Graduate Spotlight: Cathy McNeeley O’Meara
By: Sarah Coleman
Featured image provided by: The Jockey Club
Cathy McNeely O’Meara, originally from Boones Mill, VA (where some episodes of Moonshiners was filmed, she points out), has long been an animal lover and avid equine enthusiast. Cathy was involved with horses from a very young age; her mother was a show-horse trainer and had Cathy in the competition ring at just 18 months old. Growing up, “I was always the guinea pig for new, green ponies and horses to make sure they were OK for the lesson programs and summer camps … I got a real appreciation early on for keeping my heels down and my eyes up!” she laughs.
When it came time for her to go off to college, Cathy specifically chose Virginia Tech as it had full herds (five species) that allowed for maximum hands-on experience. She graduated with a Bachelor of Science degree in Animal and Poultry Science and has since gotten an MBA in Information Systems from Sullivan University.
Though always passionate about the horses, it wasn’t until deciding not to pursue veterinary school that Cathy stumbled across KEMI while doing an internet search. She knew she wanted to work in the equine industry, but didn’t know in what capacity.
KEMI piqued her interest. Though Cathy and her mom had worked with many Thoroughbreds when they retired from the track, she had never dealt with them as racehorses. “I was excited to be trying something new” with the KEMI program, Cathy said. She looked forward to being exposed to many facets of the Thoroughbred industry through the program.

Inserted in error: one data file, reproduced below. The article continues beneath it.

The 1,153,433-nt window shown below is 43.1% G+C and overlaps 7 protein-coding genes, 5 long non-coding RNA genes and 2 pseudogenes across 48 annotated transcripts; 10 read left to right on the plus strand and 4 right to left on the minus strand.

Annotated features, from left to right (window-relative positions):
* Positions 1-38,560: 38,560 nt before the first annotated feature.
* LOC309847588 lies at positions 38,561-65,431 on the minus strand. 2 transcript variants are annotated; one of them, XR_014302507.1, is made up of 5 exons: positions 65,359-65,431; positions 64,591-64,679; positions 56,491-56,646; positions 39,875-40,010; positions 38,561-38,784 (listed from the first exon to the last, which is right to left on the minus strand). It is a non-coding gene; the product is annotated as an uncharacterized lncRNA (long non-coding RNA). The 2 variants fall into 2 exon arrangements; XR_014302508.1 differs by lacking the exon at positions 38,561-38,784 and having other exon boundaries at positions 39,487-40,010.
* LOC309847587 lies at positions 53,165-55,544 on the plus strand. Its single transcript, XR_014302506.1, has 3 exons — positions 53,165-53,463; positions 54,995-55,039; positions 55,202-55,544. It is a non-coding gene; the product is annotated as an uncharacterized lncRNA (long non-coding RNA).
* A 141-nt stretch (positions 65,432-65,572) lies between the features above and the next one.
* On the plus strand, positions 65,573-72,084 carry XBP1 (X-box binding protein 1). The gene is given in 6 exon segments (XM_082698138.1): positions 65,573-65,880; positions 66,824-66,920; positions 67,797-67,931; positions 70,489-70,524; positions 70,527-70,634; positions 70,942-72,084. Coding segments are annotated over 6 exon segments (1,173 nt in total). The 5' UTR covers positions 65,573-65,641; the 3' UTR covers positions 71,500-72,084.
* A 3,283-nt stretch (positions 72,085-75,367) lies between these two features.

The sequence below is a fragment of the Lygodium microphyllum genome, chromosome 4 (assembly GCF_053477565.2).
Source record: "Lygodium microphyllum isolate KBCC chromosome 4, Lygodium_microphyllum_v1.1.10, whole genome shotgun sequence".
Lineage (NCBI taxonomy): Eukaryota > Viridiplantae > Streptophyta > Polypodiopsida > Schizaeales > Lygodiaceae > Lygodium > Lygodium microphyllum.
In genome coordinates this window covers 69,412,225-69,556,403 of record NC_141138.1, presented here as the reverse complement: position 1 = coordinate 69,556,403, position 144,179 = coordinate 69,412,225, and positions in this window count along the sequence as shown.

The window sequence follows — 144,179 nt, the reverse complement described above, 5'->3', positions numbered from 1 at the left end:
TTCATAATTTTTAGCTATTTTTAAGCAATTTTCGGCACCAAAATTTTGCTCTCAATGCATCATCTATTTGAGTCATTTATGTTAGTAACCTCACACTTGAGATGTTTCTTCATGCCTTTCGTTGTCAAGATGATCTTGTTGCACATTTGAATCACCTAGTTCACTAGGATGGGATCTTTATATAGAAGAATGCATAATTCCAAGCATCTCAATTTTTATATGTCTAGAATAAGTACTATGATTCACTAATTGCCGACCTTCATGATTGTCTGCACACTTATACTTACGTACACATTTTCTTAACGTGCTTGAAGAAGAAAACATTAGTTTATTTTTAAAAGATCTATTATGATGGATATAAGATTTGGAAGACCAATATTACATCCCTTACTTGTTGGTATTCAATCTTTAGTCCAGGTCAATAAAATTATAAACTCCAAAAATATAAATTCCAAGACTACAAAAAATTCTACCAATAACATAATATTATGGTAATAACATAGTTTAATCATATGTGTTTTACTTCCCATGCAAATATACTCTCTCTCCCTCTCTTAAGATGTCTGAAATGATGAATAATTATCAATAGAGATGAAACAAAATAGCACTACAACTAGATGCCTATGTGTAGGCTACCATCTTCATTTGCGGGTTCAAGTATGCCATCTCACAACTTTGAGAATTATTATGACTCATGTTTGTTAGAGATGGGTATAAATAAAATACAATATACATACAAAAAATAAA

The Difference Between Racehorse and Riding Horse
During her time as a KEMI student, her favorite part of the program was “definitely the ability to work with horses daily. I was fortunate to be able to expand my knowledge of breaking and training with new techniques and methods,” Cathy says. “Even though there’s a different way to do things as this is a business not just a backyard farm [like she was used to], the experience was demanding, but also thoroughly enjoyable.”
Dealing with the frustration of being asked to do something differently from the way one thinks it should be done was one of the hardest parts of being a KEMI intern, Cathy noted. While that probably just has to do with being young, she acknowledges, it was extremely valuable to learn that “there is typically a reason why things are done a certain way at the farms and you should respect that–certainly ask why, as you may be able to offer a potential alternative, but also be understanding of the potential constraints that may also exist.”
This was an invaluable lesson that all KEMI students learn and it is one that has served Cathy well, both in her time in KEMI and in her professional career.
Placed on Pin Oak Stud, one of Cathy’s favorite parts of her time on the farm was morning sets. “Regardless of whether it was actually riding out a set or just long lining them, I love misty mornings at sunrise,” she explains. And there truly is nothing prettier than morning in the Bluegrass, working with Thoroughbreds!